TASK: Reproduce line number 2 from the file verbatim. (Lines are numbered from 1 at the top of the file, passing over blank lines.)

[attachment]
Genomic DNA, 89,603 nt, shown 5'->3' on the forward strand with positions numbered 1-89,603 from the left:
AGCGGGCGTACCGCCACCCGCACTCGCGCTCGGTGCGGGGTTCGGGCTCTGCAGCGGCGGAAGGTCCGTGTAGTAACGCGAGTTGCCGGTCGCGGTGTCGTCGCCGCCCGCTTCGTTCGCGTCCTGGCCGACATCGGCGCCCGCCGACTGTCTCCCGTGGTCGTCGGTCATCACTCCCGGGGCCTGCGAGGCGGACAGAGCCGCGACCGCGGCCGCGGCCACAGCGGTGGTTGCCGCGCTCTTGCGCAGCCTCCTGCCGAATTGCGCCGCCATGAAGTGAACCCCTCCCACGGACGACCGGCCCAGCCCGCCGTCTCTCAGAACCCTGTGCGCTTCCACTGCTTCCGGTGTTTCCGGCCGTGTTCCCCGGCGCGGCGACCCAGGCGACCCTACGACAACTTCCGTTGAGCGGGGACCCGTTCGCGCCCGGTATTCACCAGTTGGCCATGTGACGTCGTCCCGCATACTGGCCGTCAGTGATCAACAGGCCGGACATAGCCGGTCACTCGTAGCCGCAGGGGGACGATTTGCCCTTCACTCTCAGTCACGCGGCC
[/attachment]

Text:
AGCGGGCGTACCGCCACCCGCACTCGCGCTCGGTGCGGGGTTCGGGCTCTGCAGCGGCGGAAGGTCCGTGTAGTAACGCGAGTTGCCGGTCGCGGTGTCGTCGCCGCCCGCTTCGTTCGCGTCCTGGCCGACATCGGCGCCCGCCGACTGTCTCCCGTGGTCGTCGGTCATCACTCCCGGGGCCTGCGAGGCGGACAGAGCCGCGACCGCGGCCGCGGCCACAGCGGTGGTTGCCGCGCTCTTGCGCAGCCTCCTGCCGAATTGCGCCGCCATGAAGTGAACCCCTCCCACGGACGACCGGCCCAGCCCGCCGTCTCTCAGAACCCTGTGCGCTTCCACTGCTTCCGGTGTTTCCGGCCGTGTTCCCCGGCGCGGCGACCCAGGCGACCCTACGACAACTTCCGTTGAGCGGGGACCCGTTCGCGCCCGGTATTCACCAGTTGGCCATGTGACGTCGTCCCGCATACTGGCCGTCAGTGATCAACAGGCCGGACATAGCCGGTCACTCGTAGCCGCAGGGGGACGATTTGCCCTTCACTCTCAGTCACGCGGCC